Mr Mortley said his life-saving donation helped him appreciate time with his son (six months) and daughter (18 months).
‘It makes you feel pretty good,’ he said. ‘My first donation was accepted by a grandfather who was dying, it gave him the boost he needed to recover because of my donation.’
Around the world, 70 per cent of patients needing a bone marrow donation rely on the Australian and world registries.
‘It’s a common misconception that the only way you can do it is with a big needle in the spine,’ ARCBS public affairs officer Jessica Willet said.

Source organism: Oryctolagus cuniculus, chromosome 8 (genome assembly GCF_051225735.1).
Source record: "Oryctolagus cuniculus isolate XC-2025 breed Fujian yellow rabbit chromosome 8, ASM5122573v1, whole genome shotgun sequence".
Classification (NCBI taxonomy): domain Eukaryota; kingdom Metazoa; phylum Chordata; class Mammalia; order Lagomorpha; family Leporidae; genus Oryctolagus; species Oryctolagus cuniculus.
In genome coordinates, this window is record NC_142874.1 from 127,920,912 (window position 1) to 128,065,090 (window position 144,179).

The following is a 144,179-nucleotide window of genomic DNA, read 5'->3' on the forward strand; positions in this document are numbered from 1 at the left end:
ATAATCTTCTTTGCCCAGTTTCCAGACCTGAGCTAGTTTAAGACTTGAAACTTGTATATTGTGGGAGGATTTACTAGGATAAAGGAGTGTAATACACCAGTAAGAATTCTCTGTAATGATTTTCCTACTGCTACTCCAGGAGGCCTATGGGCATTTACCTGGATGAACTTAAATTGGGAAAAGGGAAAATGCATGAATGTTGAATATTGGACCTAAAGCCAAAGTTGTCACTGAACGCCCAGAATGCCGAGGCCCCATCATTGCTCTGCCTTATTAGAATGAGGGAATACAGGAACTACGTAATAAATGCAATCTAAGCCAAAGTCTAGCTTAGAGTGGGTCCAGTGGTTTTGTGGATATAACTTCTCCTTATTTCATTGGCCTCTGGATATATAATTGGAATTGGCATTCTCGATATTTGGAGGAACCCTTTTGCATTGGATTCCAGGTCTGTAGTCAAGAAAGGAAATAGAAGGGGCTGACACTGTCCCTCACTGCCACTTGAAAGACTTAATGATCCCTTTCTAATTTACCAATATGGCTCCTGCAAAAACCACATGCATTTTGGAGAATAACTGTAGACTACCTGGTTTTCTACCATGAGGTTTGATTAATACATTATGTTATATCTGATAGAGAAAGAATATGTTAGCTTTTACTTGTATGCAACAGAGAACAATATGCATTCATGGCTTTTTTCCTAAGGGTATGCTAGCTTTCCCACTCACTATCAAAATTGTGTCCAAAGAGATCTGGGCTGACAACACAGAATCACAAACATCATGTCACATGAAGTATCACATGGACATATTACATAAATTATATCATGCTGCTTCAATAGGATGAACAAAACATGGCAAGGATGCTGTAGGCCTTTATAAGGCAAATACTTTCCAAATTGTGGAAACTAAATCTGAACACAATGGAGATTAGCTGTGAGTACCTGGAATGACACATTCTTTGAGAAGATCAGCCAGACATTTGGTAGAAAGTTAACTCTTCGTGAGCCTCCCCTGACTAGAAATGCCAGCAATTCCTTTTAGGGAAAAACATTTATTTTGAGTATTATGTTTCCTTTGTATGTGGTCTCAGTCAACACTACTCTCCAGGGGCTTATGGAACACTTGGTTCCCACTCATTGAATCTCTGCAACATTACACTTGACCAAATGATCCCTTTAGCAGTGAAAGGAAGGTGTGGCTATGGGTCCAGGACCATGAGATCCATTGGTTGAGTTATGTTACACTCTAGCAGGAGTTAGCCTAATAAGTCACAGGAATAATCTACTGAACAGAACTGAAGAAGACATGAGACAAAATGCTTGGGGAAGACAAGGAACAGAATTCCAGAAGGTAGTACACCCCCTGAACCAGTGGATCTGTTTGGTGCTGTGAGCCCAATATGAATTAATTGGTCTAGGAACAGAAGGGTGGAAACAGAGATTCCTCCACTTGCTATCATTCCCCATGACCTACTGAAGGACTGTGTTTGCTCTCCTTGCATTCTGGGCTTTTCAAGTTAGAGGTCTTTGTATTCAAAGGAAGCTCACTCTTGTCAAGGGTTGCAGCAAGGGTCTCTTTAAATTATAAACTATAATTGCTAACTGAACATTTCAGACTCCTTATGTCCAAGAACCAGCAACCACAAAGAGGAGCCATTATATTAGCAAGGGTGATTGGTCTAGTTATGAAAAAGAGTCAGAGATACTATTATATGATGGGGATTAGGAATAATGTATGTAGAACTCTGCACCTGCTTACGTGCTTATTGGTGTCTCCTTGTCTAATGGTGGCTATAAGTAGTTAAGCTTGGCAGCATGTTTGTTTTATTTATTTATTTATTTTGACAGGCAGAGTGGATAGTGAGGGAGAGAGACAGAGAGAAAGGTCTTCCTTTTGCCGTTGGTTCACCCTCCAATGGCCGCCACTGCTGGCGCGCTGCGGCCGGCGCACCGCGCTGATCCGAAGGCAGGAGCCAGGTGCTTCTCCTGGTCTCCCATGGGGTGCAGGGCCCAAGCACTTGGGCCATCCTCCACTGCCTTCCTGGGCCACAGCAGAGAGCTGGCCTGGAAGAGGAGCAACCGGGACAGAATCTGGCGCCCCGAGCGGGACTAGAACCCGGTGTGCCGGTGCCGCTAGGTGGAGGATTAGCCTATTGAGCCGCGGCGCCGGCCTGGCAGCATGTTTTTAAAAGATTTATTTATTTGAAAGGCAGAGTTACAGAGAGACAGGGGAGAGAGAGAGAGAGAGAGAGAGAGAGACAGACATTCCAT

‘Donating bone marrow is very similar to donating platelets and plasma, where stem cells are removed from a donor’s blood and the unused blood returned to the patient.’
There are 175,000 people on the Australian bone marrow donor registry but only one in 1000 is called to donate each year.